Tackling health at work is a complex task. It means examining a number of areas across the workplace in order to address employee wellbeing as a whole. The Health at Work Summit certainly gave delegates the opportunity to do this – with ideas for change across many different areas. I think the first task for many people will be to work out exactly where to begin. However, looking at health at work from a mental health perspective, for me it reinforced the view that people should be at the centre of any approach to improve mental health and wellbeing in the workplace.
From talking to other attendees on the day it was clear that there was a very positive attitude to the topic. Everyone attending was looking for avenues that they could explore to improve the physical and mental health of employees. This was across HR teams, occupational health teams, and those in other management positions. The sessions in the conference provided plenty of food for thought, looking at issues which spanned: the developing public policy agenda; the case for wellbeing at work; an ageing workforce, and; how to develop both physical and mental health strategies in the workplace. However, the session that resonated with me the most was by Nicola Oliver from the Centre for Mental Health, who shared her own experiences of mental ill health at work.
Bipolar disorder at work – a personal journey
Nicola talked about the onset of bipolar disorder whilst in work, and the journey that she has taken since then to manage her condition and work at the same time. For me, there were several important points that I took away from that session: Firstly, what a negative experience of mental health problems whilst at work looks like. She talked through the fraught experience of having to leave a job after a period of time off sick. Identifying what went wrong is part and parcel of learning how to do things well. Importantly, Nicola was therefore able to share what a supportive work environment looks like for someone who experiences periods of mental ill health, in her case bipolar disorder. The most important element that she identified in establishing a supportive work environment was for organisations to recognise mental health conditions, which allow employees to work around them. Among other things, this means knowing what to do when people are struggling at work and how to support this.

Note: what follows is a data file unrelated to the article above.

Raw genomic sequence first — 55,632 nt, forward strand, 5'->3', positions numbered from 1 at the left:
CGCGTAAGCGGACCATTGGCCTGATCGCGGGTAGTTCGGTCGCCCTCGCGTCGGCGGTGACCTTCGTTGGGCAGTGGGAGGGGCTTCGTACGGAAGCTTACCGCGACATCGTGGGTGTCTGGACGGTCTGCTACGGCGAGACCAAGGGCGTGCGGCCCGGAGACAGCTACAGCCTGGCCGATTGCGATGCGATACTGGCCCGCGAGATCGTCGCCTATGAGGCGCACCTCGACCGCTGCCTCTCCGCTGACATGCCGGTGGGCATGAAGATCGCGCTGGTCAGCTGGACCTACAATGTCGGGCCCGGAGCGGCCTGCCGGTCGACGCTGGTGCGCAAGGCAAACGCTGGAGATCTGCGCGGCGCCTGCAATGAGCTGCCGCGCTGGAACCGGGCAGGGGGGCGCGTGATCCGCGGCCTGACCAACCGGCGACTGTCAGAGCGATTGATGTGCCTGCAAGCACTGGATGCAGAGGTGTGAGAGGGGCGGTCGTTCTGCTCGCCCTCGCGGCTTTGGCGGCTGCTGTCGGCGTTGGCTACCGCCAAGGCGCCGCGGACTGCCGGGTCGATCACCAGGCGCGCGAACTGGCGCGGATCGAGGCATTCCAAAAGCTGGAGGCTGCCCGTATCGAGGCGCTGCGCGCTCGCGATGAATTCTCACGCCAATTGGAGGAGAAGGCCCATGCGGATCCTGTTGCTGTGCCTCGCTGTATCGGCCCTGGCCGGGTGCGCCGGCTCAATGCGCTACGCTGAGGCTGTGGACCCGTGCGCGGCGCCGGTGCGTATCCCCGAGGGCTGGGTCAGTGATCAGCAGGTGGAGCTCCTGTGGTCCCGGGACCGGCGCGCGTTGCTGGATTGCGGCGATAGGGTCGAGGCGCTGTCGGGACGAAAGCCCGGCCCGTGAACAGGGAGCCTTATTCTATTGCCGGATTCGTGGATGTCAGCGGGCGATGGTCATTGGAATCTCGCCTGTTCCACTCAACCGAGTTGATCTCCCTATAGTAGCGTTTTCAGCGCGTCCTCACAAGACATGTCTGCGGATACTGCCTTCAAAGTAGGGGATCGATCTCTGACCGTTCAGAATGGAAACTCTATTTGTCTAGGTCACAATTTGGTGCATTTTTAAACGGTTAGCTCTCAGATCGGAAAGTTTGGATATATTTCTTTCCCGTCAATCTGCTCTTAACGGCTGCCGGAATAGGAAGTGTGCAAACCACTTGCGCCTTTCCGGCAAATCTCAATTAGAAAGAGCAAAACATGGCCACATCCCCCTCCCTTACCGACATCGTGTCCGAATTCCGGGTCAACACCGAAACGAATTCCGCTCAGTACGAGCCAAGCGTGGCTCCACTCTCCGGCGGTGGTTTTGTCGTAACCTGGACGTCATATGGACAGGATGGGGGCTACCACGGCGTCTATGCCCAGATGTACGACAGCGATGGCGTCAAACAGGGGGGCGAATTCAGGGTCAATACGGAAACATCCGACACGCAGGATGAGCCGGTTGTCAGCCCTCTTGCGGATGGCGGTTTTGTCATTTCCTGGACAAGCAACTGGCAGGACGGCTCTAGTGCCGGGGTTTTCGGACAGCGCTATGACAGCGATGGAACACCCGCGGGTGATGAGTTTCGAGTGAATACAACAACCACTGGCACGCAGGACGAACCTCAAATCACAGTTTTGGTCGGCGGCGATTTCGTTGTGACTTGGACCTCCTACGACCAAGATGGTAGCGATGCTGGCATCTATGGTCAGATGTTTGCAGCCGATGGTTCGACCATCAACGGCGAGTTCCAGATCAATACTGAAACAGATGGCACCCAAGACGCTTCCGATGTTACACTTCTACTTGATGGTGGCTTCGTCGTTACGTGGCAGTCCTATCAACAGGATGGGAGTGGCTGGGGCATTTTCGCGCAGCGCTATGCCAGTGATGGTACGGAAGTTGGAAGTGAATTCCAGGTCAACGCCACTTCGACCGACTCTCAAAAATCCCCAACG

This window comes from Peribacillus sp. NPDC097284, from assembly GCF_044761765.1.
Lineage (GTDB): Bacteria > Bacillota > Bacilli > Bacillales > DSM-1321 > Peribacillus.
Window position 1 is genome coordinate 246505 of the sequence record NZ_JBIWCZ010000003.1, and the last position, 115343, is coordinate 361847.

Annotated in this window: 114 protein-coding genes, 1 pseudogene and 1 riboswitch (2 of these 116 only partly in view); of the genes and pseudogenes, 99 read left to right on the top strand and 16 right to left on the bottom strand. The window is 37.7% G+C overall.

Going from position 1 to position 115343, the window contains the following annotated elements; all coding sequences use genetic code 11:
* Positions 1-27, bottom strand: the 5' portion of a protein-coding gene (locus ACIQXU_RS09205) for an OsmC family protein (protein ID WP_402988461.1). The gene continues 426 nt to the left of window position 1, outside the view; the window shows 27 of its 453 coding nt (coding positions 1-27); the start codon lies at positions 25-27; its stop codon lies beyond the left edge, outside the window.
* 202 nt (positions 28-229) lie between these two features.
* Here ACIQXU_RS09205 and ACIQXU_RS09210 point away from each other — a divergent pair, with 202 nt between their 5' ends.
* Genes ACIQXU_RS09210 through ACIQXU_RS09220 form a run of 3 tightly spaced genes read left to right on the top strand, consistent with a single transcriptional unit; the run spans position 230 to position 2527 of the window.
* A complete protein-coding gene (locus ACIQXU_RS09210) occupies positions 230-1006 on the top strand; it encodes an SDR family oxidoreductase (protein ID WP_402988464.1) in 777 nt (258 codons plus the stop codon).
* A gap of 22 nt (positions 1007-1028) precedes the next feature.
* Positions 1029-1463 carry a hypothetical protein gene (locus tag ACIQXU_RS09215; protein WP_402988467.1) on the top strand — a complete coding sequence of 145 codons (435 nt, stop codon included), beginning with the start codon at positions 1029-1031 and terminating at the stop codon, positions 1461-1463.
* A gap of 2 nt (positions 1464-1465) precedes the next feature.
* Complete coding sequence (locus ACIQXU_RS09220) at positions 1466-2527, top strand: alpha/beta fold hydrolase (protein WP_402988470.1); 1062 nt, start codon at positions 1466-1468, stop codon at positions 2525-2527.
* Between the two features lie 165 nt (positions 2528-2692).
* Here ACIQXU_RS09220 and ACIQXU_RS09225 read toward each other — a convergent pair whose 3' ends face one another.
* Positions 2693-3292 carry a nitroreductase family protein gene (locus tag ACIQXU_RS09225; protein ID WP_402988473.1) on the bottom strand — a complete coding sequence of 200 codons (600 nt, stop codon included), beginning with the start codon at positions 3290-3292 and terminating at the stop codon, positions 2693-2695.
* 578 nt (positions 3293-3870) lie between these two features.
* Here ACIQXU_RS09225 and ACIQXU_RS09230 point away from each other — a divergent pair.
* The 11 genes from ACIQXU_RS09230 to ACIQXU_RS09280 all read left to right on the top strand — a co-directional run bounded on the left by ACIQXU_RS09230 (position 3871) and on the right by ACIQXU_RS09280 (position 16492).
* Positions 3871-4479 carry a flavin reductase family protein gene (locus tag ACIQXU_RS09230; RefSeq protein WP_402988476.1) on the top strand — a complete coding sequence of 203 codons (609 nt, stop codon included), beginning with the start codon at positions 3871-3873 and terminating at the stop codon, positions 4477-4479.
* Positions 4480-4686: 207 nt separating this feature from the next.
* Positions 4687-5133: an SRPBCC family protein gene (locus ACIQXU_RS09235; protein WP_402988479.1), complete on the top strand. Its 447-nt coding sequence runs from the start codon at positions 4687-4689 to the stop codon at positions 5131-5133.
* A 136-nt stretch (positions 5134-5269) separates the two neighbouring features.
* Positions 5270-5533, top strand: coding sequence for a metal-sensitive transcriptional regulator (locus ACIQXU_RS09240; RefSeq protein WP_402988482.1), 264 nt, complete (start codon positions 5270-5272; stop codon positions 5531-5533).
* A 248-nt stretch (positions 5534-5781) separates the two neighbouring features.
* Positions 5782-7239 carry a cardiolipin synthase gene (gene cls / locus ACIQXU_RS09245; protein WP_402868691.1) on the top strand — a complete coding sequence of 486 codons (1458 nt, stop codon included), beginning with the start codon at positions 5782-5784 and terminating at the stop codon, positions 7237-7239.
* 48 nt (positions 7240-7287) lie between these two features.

However the most striking part of the session was the audience’s response to this personal account of mental ill health. At the end of the session, which talked us through the cycle of manic and depressive episodes, the speaker was met with many thanks for sharing her personal experience. I think that this session went much further than any advice that could have been given to demonstrate to people how mental (ill) health can be supported in the workplace. As such, I believe that mental health awareness training could be a really important tool in helping both managers and colleagues understand when someone goes through a period of mental ill health. Understanding the experience of mental ill health is essential if we are to keep the person, and not the organisation, at the centre of the approach to health at work.
Putting prevention techniques in place to help employees stay mentally healthy is undoubtedly important. However when mental ill health does occur, organisations must ensure that they have the right mechanisms in place to support employees.